Plant peroxidase (IPR000823)

Short name: Peroxidase_pln

Family relationships


Peroxidases are haem-containing enzymes that use hydrogen peroxide as the electron acceptor to catalyse a number of oxidative reactions. Most haem peroxidases follow the reaction scheme:

Fe3+ + H2O2 --> [Fe4+=O]R' (Compound I) + H2O [Fe4+=O]R' + substrate --> [Fe4+=O]R (Compound II) + oxidised substrate [Fe4+=O]R + substrate --> Fe3+ + H2O + oxidised substrate

In this mechanism, the enzyme reacts with one equivalent of H2O2 to give [Fe4+=O]R' (compound I). This is a two-electron oxidation/reduction reaction where H2O2 is reduced to water and the enzyme is oxidised. One oxidising equivalent resides on iron, giving the oxyferryl [PMID: 8062820] intermediate, while in many peroxidases the porphyrin (R) is oxidised to the porphyrin pi-cation radical (R'). Compound I then oxidises an organic substrate to give a substrate radical [PMID: 7922023].

Peroxidases are found in bacteria, fungi, plants and animals and can be viewed as members of a superfamily consisting of 3 major classes. Class III comprises the secretory plant peroxidases, which have multiple tissue-specific functions e.g., removal of hydrogen peroxide from chloroplasts and cytosol; oxidation of toxic compounds; biosynthesis of the cell wall; defence responses towards wounding; indole-3-acetic acid (IAA) catabolism; ethylene biosynthesis; and so on. The wide spectrum of peroxidase activity, coupled with the participation in various physiological processes, is in keeping with its relative lack of specificity for substrates and the occurrence of a variety of isozymes. Plant peroxidases are monomeric glycoproteins containing 4 conserved disulphide bridges and 2 calcium ions. The 3D structure of peanut peroxidase has been shown to possess the same helical fold as class I and II peroxidases [PMID: 8805539].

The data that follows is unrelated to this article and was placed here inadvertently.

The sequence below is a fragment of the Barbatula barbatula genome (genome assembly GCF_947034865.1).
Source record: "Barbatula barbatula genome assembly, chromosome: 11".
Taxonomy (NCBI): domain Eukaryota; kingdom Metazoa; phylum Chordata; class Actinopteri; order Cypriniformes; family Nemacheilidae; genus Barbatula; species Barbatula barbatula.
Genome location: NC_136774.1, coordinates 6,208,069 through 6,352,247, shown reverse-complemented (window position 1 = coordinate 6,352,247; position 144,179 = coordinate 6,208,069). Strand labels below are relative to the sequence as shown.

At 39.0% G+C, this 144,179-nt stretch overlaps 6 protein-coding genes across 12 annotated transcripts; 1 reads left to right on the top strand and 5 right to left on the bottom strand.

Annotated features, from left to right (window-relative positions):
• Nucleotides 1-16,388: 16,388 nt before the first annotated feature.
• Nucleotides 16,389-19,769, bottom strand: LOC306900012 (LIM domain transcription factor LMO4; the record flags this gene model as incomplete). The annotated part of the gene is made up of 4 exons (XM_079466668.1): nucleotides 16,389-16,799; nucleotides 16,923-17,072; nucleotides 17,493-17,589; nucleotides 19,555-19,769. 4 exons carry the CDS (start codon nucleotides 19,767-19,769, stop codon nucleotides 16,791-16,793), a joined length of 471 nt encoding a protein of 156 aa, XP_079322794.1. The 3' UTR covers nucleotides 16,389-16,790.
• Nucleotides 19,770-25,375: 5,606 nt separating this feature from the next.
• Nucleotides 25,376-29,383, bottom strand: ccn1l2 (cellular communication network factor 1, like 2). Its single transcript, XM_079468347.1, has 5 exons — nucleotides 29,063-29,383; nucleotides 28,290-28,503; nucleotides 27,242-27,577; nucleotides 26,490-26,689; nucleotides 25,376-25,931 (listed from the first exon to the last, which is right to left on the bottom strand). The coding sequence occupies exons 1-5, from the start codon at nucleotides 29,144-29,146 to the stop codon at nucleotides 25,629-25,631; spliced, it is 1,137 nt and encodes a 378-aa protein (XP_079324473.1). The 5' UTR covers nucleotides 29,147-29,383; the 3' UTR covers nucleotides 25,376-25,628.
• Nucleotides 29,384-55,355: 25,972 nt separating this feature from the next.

GO terms

Biological Process

GO:0055114 oxidation-reduction process
GO:0006979 response to oxidative stress

Molecular Function

GO:0020037 heme binding
GO:0004601 peroxidase activity

Cellular Component

No terms assigned in this category.

Contributing signatures

Signatures from InterPro member databases are used to construct an entry.